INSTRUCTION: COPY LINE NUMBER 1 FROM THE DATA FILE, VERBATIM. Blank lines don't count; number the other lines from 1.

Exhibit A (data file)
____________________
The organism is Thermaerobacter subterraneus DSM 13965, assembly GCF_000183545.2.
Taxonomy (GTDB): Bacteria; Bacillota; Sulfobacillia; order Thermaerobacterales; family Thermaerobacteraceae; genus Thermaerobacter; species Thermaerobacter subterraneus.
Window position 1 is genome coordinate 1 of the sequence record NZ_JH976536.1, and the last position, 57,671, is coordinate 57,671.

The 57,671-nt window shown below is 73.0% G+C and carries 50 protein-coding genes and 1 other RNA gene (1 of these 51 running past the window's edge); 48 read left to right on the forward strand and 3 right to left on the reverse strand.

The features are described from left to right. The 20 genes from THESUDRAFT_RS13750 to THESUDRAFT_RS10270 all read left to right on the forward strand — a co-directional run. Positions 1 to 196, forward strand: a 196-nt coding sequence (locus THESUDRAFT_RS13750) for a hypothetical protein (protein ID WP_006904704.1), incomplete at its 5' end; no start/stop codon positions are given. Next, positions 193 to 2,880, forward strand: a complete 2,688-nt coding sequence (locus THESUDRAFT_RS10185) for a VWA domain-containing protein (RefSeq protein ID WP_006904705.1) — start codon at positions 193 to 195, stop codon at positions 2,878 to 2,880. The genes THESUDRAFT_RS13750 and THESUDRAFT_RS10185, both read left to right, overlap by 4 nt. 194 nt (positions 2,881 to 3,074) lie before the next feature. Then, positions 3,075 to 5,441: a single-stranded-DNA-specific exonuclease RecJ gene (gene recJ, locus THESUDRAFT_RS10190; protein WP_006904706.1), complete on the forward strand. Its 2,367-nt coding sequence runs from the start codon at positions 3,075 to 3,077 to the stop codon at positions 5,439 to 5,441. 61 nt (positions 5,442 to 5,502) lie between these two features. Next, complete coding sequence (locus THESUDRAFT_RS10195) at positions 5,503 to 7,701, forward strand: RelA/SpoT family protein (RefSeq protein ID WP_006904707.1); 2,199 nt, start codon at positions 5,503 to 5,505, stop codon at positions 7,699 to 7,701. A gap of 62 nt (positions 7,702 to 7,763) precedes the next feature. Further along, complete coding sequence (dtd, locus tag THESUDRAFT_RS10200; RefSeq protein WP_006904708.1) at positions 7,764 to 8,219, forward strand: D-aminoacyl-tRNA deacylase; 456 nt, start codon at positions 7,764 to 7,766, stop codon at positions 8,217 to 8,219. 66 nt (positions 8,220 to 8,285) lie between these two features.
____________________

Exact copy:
The organism is Thermaerobacter subterraneus DSM 13965, assembly GCF_000183545.2.